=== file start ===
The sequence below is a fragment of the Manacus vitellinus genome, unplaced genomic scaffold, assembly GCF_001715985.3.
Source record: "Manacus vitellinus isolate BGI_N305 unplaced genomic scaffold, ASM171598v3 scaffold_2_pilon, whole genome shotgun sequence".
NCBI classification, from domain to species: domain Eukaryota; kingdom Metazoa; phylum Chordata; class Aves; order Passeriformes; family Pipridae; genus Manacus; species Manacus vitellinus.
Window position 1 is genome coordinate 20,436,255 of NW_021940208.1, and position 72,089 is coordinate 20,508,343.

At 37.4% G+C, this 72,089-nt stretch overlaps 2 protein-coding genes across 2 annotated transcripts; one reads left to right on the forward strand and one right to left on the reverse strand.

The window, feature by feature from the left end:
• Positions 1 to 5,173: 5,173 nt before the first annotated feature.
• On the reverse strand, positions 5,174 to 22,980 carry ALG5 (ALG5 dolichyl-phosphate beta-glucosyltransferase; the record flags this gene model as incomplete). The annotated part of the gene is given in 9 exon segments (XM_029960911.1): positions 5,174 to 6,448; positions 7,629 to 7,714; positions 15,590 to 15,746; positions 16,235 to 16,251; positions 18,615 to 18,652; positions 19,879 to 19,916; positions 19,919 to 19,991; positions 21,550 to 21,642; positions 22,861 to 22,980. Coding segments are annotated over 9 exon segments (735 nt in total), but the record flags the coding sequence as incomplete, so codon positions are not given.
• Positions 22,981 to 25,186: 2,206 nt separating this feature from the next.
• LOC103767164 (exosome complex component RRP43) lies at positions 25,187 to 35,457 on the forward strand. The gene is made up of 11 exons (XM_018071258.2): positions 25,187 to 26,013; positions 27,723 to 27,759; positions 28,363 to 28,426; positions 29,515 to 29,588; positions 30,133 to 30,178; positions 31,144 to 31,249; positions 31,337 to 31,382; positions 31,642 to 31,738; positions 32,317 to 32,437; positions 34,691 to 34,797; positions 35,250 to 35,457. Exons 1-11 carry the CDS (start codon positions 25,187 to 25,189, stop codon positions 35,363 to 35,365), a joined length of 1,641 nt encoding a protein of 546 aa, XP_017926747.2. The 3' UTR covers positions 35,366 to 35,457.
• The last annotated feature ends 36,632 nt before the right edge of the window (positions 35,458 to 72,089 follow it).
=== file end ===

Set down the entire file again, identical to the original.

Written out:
The sequence below is a fragment of the Manacus vitellinus genome, unplaced genomic scaffold, assembly GCF_001715985.3.
Source record: "Manacus vitellinus isolate BGI_N305 unplaced genomic scaffold, ASM171598v3 scaffold_2_pilon, whole genome shotgun sequence".
NCBI classification, from domain to species: domain Eukaryota; kingdom Metazoa; phylum Chordata; class Aves; order Passeriformes; family Pipridae; genus Manacus; species Manacus vitellinus.
Window position 1 is genome coordinate 20,436,255 of NW_021940208.1, and position 72,089 is coordinate 20,508,343.

At 37.4% G+C, this 72,089-nt stretch overlaps 2 protein-coding genes across 2 annotated transcripts; one reads left to right on the forward strand and one right to left on the reverse strand.

The window, feature by feature from the left end:
• Positions 1 to 5,173: 5,173 nt before the first annotated feature.
• On the reverse strand, positions 5,174 to 22,980 carry ALG5 (ALG5 dolichyl-phosphate beta-glucosyltransferase; the record flags this gene model as incomplete). The annotated part of the gene is given in 9 exon segments (XM_029960911.1): positions 5,174 to 6,448; positions 7,629 to 7,714; positions 15,590 to 15,746; positions 16,235 to 16,251; positions 18,615 to 18,652; positions 19,879 to 19,916; positions 19,919 to 19,991; positions 21,550 to 21,642; positions 22,861 to 22,980. Coding segments are annotated over 9 exon segments (735 nt in total), but the record flags the coding sequence as incomplete, so codon positions are not given.
• Positions 22,981 to 25,186: 2,206 nt separating this feature from the next.
• LOC103767164 (exosome complex component RRP43) lies at positions 25,187 to 35,457 on the forward strand. The gene is made up of 11 exons (XM_018071258.2): positions 25,187 to 26,013; positions 27,723 to 27,759; positions 28,363 to 28,426; positions 29,515 to 29,588; positions 30,133 to 30,178; positions 31,144 to 31,249; positions 31,337 to 31,382; positions 31,642 to 31,738; positions 32,317 to 32,437; positions 34,691 to 34,797; positions 35,250 to 35,457. Exons 1-11 carry the CDS (start codon positions 25,187 to 25,189, stop codon positions 35,363 to 35,365), a joined length of 1,641 nt encoding a protein of 546 aa, XP_017926747.2. The 3' UTR covers positions 35,366 to 35,457.
• The last annotated feature ends 36,632 nt before the right edge of the window (positions 35,458 to 72,089 follow it).